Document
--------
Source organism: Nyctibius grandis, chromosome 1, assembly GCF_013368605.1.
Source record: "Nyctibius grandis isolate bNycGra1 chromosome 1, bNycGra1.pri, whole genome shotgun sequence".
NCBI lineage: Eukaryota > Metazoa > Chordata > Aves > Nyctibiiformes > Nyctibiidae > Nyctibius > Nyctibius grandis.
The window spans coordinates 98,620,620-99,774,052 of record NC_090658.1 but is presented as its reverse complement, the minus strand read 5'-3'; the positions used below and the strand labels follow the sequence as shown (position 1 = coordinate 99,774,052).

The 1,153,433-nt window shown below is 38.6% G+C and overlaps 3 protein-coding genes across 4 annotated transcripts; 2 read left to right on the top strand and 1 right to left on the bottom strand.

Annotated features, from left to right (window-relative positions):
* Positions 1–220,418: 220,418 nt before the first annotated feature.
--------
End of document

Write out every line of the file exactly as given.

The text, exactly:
Source organism: Nyctibius grandis, chromosome 1, assembly GCF_013368605.1.
Source record: "Nyctibius grandis isolate bNycGra1 chromosome 1, bNycGra1.pri, whole genome shotgun sequence".
NCBI lineage: Eukaryota > Metazoa > Chordata > Aves > Nyctibiiformes > Nyctibiidae > Nyctibius > Nyctibius grandis.
The window spans coordinates 98,620,620-99,774,052 of record NC_090658.1 but is presented as its reverse complement, the minus strand read 5'-3'; the positions used below and the strand labels follow the sequence as shown (position 1 = coordinate 99,774,052).

The 1,153,433-nt window shown below is 38.6% G+C and overlaps 3 protein-coding genes across 4 annotated transcripts; 2 read left to right on the top strand and 1 right to left on the bottom strand.

Annotated features, from left to right (window-relative positions):
* Positions 1–220,418: 220,418 nt before the first annotated feature.